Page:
Besides proving that reusable rockets are a safe bet and that a Mars journey is possible, SpaceX is also taking the time to help us with our Internet needs. The company has divulged its plans to launch more than 4,000 internet-providing satellites in the next decade, starting with 2019 #todaymagic
Patricia Cooper, SpaceX’s vice president of satellite government affairs, participated in a Senate hearing regarding broadband infrastructure to explain its plans on launching a network of broadband satellites into low-Earth orbit. In fact, SpaceX can start testing a prototype satellite this year to see if the device can indeed provide Internet. If it does, another one will be sent next year with a similar mission.
Starting with 2019, SpaceX will send more satellites around our planet until they reach an astounding number of 4,425, operating in 83 planes. The plan is to send them with their own Falcon 8 rockets to save the time and money a partnership with another firm would entail. Once in orbit, the satellites would remain at a low altitude of 1,110 kilometers – 1,325 kilometers. On the ground, they would be monitored from special SpaceX control centers and gateway stations.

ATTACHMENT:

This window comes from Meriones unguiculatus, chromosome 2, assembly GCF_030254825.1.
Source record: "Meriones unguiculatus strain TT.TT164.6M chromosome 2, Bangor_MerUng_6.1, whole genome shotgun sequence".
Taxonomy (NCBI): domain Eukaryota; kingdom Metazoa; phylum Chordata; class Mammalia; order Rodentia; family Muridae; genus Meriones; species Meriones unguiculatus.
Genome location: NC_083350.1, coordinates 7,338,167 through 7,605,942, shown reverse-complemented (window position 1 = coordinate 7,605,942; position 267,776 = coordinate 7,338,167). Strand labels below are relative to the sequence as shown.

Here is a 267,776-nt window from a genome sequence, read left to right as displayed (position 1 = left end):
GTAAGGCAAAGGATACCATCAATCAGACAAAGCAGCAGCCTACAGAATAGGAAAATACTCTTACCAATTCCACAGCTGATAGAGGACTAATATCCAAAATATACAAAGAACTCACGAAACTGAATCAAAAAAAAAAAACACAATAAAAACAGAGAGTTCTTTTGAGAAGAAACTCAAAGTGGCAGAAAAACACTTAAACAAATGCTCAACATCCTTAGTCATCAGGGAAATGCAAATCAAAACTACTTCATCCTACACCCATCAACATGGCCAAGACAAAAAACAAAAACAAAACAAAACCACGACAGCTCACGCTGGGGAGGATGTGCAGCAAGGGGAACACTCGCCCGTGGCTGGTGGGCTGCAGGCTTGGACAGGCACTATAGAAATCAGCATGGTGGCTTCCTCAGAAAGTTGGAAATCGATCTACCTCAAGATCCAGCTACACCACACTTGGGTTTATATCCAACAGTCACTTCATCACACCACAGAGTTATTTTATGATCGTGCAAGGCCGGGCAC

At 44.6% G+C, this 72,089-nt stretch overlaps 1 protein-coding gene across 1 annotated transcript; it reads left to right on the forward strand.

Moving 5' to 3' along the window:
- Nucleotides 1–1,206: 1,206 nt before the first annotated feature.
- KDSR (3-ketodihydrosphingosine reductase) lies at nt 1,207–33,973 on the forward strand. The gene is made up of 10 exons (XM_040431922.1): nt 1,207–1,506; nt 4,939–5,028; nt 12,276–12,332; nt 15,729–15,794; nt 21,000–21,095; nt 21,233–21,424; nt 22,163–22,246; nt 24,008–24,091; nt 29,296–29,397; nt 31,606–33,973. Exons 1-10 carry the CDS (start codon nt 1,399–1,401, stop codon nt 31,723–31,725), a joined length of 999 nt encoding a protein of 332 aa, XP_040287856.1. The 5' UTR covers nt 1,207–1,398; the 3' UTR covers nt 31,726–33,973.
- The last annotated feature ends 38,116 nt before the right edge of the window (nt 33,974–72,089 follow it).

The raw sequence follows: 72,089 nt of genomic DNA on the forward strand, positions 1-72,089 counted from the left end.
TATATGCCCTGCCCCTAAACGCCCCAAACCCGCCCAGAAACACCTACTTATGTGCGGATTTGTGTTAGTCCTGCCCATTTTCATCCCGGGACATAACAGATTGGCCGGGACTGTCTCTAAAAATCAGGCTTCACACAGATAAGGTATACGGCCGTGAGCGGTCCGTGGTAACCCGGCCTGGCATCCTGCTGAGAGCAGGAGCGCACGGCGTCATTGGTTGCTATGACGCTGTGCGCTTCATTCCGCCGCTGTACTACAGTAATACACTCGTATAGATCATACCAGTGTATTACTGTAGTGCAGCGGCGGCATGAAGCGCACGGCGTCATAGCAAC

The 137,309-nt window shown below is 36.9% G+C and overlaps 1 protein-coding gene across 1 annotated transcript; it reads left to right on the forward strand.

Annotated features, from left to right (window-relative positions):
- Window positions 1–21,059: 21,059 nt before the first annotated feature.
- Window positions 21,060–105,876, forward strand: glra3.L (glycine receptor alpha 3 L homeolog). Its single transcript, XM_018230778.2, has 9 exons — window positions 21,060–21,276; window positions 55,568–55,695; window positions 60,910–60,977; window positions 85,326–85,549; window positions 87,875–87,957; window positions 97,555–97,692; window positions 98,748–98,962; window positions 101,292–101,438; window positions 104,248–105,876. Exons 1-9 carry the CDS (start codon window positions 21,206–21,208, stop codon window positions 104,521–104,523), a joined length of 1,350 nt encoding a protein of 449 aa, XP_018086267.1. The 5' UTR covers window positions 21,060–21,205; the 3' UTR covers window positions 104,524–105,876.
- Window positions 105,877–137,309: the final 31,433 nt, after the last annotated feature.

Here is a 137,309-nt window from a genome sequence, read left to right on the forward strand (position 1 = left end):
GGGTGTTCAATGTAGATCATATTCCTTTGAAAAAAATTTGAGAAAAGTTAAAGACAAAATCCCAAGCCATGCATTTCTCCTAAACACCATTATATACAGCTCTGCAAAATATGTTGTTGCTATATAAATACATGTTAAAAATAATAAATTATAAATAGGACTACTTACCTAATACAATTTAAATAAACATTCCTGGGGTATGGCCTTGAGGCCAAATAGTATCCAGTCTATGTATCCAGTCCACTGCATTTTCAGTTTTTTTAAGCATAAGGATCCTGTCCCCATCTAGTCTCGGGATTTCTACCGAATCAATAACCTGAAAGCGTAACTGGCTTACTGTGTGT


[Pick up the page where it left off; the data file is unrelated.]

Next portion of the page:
If SpaceX completes every phase of the project as they wish, then the whole network would be functional in 2024. That’s a big if though, since the number of satellites required is more than triple the one currently waiting on the edge of Earth (about 1,459 satellites).
However, let’s just assume Elon Musk and his team come through as always and we do get thousands of broadband satellites into space. What would that mean to us? Well, companies wouldn’t need to install Internet cabling and then, fix it on occasions, to keep us satisfied. Presumably, the network would do its job fine, independently of the latest technological advancements, since it could be upgraded to fit all requirements.